Places on the Big Island

There is more than 250 miles of diverse coastline on the Big Island along with a smattering of small towns, desolate lava fields, glistening black and white sand beaches, lush forests, snow-capped volcanoes, and powerful waterfalls. You will need more than just a few days to properly explore all the island has to offer, but each place you visit on the Big Island will provide a different adventure well worth the time it takes to get there.

Ask any local, and they will tell you that Hilo is mostly known for its fair share of rainfall. The upside is the lush vegetation all this moisture creates, which can be enjoyed at one of the area’s several botanical gardens. Because of the unpredictable wet weather, it’s likely you won’t be hanging out at the beach in Hilo — and that’s just as well, seeing that the area’s sand beaches are sparse.

Hilo still retains its small-town charm. It’s most famous for the annual Merrie Monarch Festival — a week-long Hawaiian cultural event and hula competition each year starting on Easter Sunday.

Continue your exploration of the island by driving the scenic Hamakua Coast that winds through small plantation towns and offers a glimpse of the “real” Hawaii: untouched valleys, expansive forests and quaint villages. Along the Hamakua Coast, you can stop at Akaka Falls to see not one but two awesome waterfalls, stargaze atop Mauna Kea, or explore deep in Waipio Valley by horseback.

In South Kohala, Waimea, also known as “paniolo” (Hawaiian cowboy) country, offers a completely different experience from the rest of the island. This town is full of rolling green hills, large open pastures, cooler temperatures, morning fog, and lots of cattle, sheep and horses (some hanging out in people’s front yards). There are some really great restaurants here, a fantastic theatre featuring live acts just about every weekend, and several rodeos a year. Yee-haw!

The Kohala Coast is also home to most of the white sandy beaches on the island. South Kohala’s Waikoloa is where you go to eat food from cutting-edge chefs, do some shopping and relax beachside (or poolside if you prefer.) The area has all the amenities of resort living you could ever wish for.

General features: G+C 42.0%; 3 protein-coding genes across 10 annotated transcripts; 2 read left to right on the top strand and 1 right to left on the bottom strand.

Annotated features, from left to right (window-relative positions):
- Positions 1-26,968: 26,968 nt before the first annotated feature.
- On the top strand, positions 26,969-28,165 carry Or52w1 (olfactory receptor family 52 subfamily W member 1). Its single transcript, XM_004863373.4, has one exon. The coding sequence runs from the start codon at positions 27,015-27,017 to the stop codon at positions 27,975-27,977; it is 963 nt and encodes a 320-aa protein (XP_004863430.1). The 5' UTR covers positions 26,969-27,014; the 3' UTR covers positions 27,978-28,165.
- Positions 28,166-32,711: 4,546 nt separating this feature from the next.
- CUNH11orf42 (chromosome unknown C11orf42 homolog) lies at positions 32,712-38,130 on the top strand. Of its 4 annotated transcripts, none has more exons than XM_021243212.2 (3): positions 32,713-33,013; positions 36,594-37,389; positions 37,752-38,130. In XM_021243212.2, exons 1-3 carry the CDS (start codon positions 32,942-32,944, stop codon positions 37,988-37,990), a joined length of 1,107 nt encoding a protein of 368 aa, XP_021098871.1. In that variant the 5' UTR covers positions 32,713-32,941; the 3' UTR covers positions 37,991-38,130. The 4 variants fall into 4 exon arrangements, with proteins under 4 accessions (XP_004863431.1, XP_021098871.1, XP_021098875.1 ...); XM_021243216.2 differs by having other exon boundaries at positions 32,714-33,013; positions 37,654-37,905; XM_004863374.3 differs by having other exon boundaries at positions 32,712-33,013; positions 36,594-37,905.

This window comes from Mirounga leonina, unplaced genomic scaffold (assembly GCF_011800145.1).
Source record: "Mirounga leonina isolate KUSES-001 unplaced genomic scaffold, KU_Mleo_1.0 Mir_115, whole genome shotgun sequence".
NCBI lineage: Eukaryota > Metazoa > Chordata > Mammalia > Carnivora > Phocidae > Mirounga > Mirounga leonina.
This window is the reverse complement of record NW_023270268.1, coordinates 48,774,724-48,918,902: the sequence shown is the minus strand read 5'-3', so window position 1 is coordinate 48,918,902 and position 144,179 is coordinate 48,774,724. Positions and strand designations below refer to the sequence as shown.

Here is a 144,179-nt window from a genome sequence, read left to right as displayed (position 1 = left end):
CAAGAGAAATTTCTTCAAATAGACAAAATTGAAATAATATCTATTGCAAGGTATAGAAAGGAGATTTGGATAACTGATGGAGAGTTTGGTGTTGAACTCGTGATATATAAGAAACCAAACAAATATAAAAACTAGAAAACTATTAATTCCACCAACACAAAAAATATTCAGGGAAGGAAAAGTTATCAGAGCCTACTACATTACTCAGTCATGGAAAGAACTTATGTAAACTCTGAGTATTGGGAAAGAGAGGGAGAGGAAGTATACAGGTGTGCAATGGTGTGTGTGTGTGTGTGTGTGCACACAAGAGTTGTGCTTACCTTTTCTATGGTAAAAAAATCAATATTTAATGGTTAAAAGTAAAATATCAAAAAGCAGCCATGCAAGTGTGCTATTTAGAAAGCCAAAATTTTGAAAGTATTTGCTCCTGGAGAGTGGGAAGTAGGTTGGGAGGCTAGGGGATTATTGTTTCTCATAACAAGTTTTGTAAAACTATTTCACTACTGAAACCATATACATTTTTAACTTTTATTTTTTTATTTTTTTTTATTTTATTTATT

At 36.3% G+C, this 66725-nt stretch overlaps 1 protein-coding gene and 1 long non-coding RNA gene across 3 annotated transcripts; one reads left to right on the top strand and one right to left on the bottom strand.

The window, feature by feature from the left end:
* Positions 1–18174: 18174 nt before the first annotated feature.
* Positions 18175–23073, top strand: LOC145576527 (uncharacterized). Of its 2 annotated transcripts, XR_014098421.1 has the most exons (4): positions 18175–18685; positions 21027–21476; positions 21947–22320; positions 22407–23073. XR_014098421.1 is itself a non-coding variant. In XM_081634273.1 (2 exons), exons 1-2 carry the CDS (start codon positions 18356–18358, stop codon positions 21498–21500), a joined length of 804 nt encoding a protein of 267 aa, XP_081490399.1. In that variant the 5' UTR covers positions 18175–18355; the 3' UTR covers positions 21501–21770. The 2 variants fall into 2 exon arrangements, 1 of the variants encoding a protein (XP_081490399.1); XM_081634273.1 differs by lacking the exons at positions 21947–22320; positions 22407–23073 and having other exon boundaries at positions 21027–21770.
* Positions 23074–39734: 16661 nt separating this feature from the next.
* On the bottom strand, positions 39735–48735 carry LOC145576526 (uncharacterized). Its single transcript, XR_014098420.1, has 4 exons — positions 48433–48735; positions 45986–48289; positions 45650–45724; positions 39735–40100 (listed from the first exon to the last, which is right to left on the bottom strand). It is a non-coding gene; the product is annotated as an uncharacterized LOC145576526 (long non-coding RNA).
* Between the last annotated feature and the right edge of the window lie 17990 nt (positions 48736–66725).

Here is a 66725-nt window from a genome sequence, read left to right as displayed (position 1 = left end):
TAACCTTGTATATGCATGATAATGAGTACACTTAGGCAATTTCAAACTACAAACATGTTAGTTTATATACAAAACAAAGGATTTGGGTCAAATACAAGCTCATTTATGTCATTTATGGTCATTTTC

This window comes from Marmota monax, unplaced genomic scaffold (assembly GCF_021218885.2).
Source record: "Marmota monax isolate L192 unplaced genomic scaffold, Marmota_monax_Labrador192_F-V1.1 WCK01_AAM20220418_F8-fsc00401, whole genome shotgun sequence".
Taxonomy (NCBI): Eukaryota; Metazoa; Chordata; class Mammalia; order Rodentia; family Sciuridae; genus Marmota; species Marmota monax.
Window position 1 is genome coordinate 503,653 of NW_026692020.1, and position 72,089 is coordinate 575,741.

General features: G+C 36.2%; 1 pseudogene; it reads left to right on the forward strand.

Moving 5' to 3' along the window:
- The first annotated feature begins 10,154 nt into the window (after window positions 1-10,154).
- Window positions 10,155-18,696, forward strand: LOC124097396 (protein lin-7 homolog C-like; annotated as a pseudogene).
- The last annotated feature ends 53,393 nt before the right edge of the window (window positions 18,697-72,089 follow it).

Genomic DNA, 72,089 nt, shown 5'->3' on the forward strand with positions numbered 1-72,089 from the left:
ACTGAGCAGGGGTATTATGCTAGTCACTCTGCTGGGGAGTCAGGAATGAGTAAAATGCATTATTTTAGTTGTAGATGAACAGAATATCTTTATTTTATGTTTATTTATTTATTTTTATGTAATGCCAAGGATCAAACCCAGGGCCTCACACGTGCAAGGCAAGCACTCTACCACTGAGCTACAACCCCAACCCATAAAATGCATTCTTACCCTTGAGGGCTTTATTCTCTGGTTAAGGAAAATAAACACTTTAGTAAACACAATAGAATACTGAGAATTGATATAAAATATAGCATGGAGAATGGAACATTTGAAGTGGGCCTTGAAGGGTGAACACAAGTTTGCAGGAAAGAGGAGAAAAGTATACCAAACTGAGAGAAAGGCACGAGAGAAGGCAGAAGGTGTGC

The North Kohala area includes the towns of Hawi and Kapa‘au, old sugar plantations that have been turned into artsy enclaves. There are lots of fun treasures to seek out at local shops and galleries here.

Kailua-Kona’s Ali‘i Drive is where you’ll find most of the touristy restaurants and souvenir shops today, but the region is also home to some amazing historic sites as well. Kailua-Kona is where King Kamehameha I died in 1819, and also where the first Christian missionaries came ashore in 1820.

Unlike Hilo, Kailua-Kona is sunny almost year-round and conditions are hot and dry. People on this side of the island like to frequent the beaches or partake in some of the amazing ocean activities including, snorkeling, diving, kayaking, charter fishing and whale watching.

The Kona region (specifically south of Kailua-Kona) is the heart of coffee country as well. Take a tour at one of the coffee farms and sample one of the island’s finest crops. Everyone knows Kona coffee, but the southern Ka‘u area is also known for its internationally acclaimed coffee that receives accolades at coffee competitions worldwide.

Another place to see on the Big Island is windswept Ka Lae, whose claim to fame is that it is the southernmost point of land in the United States. Also known as “South Point,” the entire southern tip is registered as a National Historic Landmark, as it’s scattered with the ruins of heiau (temples) fishing shrines and other cultural relics. A trip here is an opportunity to experience the raw power of Mother Nature.